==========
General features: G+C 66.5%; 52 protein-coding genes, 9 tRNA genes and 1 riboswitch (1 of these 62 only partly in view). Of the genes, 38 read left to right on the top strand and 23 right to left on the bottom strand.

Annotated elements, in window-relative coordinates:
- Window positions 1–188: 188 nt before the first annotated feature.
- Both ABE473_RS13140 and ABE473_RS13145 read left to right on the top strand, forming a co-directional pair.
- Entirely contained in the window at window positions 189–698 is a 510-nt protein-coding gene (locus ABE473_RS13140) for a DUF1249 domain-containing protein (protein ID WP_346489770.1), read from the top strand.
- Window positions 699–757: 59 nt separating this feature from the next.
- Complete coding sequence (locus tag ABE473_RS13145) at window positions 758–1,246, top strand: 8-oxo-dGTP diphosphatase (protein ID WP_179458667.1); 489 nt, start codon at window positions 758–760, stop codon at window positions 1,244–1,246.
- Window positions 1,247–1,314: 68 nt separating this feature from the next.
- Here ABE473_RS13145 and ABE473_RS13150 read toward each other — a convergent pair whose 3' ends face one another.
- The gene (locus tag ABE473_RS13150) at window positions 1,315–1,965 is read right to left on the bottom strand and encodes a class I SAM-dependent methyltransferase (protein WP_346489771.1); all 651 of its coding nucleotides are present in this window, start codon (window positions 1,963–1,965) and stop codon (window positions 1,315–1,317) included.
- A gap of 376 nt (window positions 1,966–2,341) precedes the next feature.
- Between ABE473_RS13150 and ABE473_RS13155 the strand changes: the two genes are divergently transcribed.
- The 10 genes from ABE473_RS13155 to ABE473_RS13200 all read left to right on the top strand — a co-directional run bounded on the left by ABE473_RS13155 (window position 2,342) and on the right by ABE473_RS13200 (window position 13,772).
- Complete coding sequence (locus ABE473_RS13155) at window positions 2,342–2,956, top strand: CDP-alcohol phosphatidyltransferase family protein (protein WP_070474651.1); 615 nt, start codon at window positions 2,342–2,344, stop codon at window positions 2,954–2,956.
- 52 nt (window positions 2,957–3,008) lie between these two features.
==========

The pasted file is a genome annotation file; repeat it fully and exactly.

General features: G+C 66.5%; 52 protein-coding genes, 9 tRNA genes and 1 riboswitch (1 of these 62 only partly in view). Of the genes, 38 read left to right on the top strand and 23 right to left on the bottom strand.

Annotated elements, in window-relative coordinates:
- Window positions 1–188: 188 nt before the first annotated feature.
- Both ABE473_RS13140 and ABE473_RS13145 read left to right on the top strand, forming a co-directional pair.
- Entirely contained in the window at window positions 189–698 is a 510-nt protein-coding gene (locus ABE473_RS13140) for a DUF1249 domain-containing protein (protein ID WP_346489770.1), read from the top strand.
- Window positions 699–757: 59 nt separating this feature from the next.
- Complete coding sequence (locus tag ABE473_RS13145) at window positions 758–1,246, top strand: 8-oxo-dGTP diphosphatase (protein ID WP_179458667.1); 489 nt, start codon at window positions 758–760, stop codon at window positions 1,244–1,246.
- Window positions 1,247–1,314: 68 nt separating this feature from the next.
- Here ABE473_RS13145 and ABE473_RS13150 read toward each other — a convergent pair whose 3' ends face one another.
- The gene (locus tag ABE473_RS13150) at window positions 1,315–1,965 is read right to left on the bottom strand and encodes a class I SAM-dependent methyltransferase (protein WP_346489771.1); all 651 of its coding nucleotides are present in this window, start codon (window positions 1,963–1,965) and stop codon (window positions 1,315–1,317) included.
- A gap of 376 nt (window positions 1,966–2,341) precedes the next feature.
- Between ABE473_RS13150 and ABE473_RS13155 the strand changes: the two genes are divergently transcribed.
- The 10 genes from ABE473_RS13155 to ABE473_RS13200 all read left to right on the top strand — a co-directional run bounded on the left by ABE473_RS13155 (window position 2,342) and on the right by ABE473_RS13200 (window position 13,772).
- Complete coding sequence (locus ABE473_RS13155) at window positions 2,342–2,956, top strand: CDP-alcohol phosphatidyltransferase family protein (protein WP_070474651.1); 615 nt, start codon at window positions 2,342–2,344, stop codon at window positions 2,954–2,956.
- 52 nt (window positions 2,957–3,008) lie between these two features.